In new Mercatus research, UK-based economist Anthony Evans goes in search of the data. He finds:
- The UK government’s response to the recession has been to eliminate the structural budget deficit over the medium term.
- There are changes in the composition of government spending but not a fall in the absolute level.
- Forecasts of falling government spending as a proportion of GDP are due to implausible growth forecasts rather than an absolute reduction in spending.
- History indicates that the government overestimates its ability to fund austerity through spending cuts, and therefore above-expected tax rises are likely.
Much more here, including lots of great graphs.
There have been a lot of good things written about UK austerity since my post last week. Here is a quick round-up:
Yesterday, Veronique noted that the meanings of words often get jumbled when politicians and pundits talk about austerity. Tax increases, spending cuts, and structural reforms all fall under the label “austerity.” But only some of these measures actually work. And only some of them are actually being tried. Maybe it is time for some new words?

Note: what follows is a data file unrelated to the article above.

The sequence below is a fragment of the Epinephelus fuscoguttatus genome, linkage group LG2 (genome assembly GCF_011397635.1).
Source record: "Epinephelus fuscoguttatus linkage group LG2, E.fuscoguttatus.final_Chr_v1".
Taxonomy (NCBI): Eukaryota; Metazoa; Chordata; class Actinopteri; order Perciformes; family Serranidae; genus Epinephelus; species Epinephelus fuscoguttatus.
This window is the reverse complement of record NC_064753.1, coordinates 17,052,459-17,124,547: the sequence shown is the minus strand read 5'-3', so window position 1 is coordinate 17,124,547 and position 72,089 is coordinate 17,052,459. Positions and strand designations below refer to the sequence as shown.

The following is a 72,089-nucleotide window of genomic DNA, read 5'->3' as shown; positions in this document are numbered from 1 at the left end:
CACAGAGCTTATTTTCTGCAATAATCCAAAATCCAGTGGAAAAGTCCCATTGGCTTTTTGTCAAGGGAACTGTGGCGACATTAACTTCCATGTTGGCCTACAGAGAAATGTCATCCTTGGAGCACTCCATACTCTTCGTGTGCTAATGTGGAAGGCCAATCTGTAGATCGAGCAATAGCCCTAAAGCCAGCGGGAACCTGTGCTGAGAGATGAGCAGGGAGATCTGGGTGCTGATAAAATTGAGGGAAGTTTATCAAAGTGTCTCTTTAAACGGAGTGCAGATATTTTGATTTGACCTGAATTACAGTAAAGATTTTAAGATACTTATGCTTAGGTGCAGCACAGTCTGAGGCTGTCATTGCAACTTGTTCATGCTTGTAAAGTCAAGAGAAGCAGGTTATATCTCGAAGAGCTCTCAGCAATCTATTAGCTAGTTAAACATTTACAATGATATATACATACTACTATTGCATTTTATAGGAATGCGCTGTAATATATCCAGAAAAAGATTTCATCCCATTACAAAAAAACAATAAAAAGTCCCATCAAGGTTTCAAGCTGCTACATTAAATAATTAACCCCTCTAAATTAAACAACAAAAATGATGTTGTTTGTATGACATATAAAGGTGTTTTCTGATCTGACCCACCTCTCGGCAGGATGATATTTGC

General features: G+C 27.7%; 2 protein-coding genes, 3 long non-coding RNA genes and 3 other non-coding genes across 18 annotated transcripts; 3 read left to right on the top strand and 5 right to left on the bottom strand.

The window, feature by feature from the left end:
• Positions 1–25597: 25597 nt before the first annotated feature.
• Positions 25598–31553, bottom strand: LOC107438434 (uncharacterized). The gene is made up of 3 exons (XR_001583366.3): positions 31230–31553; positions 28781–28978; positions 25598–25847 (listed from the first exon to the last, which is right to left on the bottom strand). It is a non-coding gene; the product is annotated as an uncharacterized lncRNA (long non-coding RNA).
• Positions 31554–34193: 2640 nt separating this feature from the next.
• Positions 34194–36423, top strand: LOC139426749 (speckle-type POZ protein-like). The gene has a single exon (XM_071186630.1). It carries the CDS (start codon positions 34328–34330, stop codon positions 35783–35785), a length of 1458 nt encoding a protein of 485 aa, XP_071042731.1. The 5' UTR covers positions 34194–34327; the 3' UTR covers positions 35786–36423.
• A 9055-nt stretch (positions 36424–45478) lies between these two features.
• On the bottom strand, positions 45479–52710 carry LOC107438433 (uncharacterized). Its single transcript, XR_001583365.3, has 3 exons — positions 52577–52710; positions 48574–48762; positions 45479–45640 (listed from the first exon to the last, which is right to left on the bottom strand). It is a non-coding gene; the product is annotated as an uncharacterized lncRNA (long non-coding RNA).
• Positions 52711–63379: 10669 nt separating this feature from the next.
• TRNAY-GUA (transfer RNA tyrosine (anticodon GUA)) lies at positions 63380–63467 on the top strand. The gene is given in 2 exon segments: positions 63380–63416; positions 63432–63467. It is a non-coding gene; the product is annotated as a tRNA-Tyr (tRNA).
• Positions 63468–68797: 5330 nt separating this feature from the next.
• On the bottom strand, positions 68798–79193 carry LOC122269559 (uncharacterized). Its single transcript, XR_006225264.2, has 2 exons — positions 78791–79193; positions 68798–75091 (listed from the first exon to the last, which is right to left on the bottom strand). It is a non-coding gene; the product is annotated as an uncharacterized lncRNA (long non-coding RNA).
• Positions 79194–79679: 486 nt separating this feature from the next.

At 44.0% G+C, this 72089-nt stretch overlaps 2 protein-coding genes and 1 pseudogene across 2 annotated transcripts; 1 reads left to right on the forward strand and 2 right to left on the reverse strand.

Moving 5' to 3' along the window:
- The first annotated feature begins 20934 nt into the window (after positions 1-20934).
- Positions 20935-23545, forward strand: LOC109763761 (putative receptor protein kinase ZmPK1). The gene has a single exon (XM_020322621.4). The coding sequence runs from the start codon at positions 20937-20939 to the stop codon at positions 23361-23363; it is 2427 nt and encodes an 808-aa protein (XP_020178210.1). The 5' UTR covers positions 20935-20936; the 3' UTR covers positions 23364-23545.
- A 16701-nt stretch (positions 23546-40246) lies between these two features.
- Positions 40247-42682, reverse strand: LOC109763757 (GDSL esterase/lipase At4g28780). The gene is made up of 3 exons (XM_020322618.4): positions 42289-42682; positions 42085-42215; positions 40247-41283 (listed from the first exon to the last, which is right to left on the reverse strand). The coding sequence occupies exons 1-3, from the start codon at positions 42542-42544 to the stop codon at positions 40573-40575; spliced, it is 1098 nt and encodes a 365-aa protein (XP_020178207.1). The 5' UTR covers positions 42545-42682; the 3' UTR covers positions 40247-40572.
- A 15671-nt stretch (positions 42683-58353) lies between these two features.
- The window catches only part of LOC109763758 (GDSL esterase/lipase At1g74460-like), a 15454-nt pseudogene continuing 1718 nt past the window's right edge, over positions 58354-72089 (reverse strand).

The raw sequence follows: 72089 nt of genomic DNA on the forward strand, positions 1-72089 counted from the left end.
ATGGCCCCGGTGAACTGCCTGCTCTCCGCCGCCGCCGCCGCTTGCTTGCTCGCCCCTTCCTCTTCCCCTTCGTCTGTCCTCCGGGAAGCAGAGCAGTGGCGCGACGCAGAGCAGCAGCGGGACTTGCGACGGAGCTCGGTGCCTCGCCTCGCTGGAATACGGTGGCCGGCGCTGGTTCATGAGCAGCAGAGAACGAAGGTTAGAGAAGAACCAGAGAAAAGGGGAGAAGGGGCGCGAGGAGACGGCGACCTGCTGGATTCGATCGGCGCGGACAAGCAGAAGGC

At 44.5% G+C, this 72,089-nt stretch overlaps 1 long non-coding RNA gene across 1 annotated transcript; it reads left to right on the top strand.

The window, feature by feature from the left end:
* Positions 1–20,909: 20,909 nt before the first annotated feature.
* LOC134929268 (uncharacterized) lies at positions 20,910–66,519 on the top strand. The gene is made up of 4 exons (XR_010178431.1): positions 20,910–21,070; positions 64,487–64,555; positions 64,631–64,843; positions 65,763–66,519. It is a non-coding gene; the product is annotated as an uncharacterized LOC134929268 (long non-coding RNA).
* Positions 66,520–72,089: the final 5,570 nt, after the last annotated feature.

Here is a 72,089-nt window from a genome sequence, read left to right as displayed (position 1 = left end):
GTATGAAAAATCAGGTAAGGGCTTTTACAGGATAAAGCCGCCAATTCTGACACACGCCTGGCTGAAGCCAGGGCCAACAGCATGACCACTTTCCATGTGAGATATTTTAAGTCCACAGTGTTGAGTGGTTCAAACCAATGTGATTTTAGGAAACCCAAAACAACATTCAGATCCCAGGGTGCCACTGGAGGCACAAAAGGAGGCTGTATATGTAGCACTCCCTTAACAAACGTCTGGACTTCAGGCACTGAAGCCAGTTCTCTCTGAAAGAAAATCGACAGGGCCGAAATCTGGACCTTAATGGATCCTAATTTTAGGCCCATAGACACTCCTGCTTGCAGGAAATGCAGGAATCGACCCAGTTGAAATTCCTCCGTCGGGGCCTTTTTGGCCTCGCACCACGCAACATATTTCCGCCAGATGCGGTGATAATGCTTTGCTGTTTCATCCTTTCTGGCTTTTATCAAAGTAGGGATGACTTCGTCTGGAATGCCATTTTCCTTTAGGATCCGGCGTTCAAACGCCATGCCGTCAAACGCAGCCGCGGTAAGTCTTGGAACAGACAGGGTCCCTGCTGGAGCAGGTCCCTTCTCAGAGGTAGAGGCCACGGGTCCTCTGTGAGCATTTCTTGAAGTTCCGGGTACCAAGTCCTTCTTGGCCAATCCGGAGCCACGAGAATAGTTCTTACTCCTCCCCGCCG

On Sunday, Anthony Sanders posted a number of informative charts showing recent trends in the UK economy, including: repeated dips into negative GDP growth over the past couple of years, massive sovereign debt, rising unemployment rates, and an over-built financial sector. On the plus side, the UK is still paying comparatively low interest rates on its debt and its housing market has not fallen as far the US’s.
Lastly, Anthony Evans sends me this Allister Heath piece which sheds some light on what has actually happened in the UK:
Current spending rose in cash terms from £604.8bn to £617bn in 2011-12. The OECD says UK public spending was 49.8 per cent of GDP in 2011. Public sector net borrowing remains at a catastrophic 8.3 per cent of GDP. All of this remains utterly unsustainable – yet the public have wrongly been told that the UK “is tackling its debt”. Osborne has been a disappointing chancellor – but not for the reasons cited by the left.
Photo by DoctorWho/flickr